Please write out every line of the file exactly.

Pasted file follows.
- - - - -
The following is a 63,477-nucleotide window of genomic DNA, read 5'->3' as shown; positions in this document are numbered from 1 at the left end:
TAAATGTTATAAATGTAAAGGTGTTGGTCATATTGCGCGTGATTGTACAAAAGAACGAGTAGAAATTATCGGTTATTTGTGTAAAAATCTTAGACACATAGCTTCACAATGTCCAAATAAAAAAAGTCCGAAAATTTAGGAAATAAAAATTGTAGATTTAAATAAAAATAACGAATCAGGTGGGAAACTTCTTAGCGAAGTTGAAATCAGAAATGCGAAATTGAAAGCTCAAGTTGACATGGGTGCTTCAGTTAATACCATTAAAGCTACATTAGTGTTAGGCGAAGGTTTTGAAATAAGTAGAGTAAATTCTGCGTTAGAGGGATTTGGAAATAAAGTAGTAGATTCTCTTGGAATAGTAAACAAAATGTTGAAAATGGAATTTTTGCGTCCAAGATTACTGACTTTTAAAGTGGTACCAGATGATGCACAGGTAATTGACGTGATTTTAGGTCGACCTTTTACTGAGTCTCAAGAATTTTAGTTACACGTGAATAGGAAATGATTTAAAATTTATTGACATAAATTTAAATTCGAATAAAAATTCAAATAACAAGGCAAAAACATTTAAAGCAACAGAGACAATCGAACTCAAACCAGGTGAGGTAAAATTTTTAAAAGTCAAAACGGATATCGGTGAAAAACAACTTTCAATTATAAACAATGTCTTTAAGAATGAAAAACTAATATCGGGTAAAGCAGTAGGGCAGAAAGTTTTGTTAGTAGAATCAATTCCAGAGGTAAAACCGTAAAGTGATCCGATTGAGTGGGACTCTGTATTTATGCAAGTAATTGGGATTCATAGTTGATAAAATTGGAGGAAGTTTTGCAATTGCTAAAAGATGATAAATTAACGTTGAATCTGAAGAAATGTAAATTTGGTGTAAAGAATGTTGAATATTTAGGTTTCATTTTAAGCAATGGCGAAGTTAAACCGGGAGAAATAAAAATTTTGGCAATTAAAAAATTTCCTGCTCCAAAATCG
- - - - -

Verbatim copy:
The following is a 63,477-nucleotide window of genomic DNA, read 5'->3' as shown; positions in this document are numbered from 1 at the left end:
TAAATGTTATAAATGTAAAGGTGTTGGTCATATTGCGCGTGATTGTACAAAAGAACGAGTAGAAATTATCGGTTATTTGTGTAAAAATCTTAGACACATAGCTTCACAATGTCCAAATAAAAAAAGTCCGAAAATTTAGGAAATAAAAATTGTAGATTTAAATAAAAATAACGAATCAGGTGGGAAACTTCTTAGCGAAGTTGAAATCAGAAATGCGAAATTGAAAGCTCAAGTTGACATGGGTGCTTCAGTTAATACCATTAAAGCTACATTAGTGTTAGGCGAAGGTTTTGAAATAAGTAGAGTAAATTCTGCGTTAGAGGGATTTGGAAATAAAGTAGTAGATTCTCTTGGAATAGTAAACAAAATGTTGAAAATGGAATTTTTGCGTCCAAGATTACTGACTTTTAAAGTGGTACCAGATGATGCACAGGTAATTGACGTGATTTTAGGTCGACCTTTTACTGAGTCTCAAGAATTTTAGTTACACGTGAATAGGAAATGATTTAAAATTTATTGACATAAATTTAAATTCGAATAAAAATTCAAATAACAAGGCAAAAACATTTAAAGCAACAGAGACAATCGAACTCAAACCAGGTGAGGTAAAATTTTTAAAAGTCAAAACGGATATCGGTGAAAAACAACTTTCAATTATAAACAATGTCTTTAAGAATGAAAAACTAATATCGGGTAAAGCAGTAGGGCAGAAAGTTTTGTTAGTAGAATCAATTCCAGAGGTAAAACCGTAAAGTGATCCGATTGAGTGGGACTCTGTATTTATGCAAGTAATTGGGATTCATAGTTGATAAAATTGGAGGAAGTTTTGCAATTGCTAAAAGATGATAAATTAACGTTGAATCTGAAGAAATGTAAATTTGGTGTAAAGAATGTTGAATATTTAGGTTTCATTTTAAGCAATGGCGAAGTTAAACCGGGAGAAATAAAAATTTTGGCAATTAAAAAATTTCCTGCTCCAAAATCG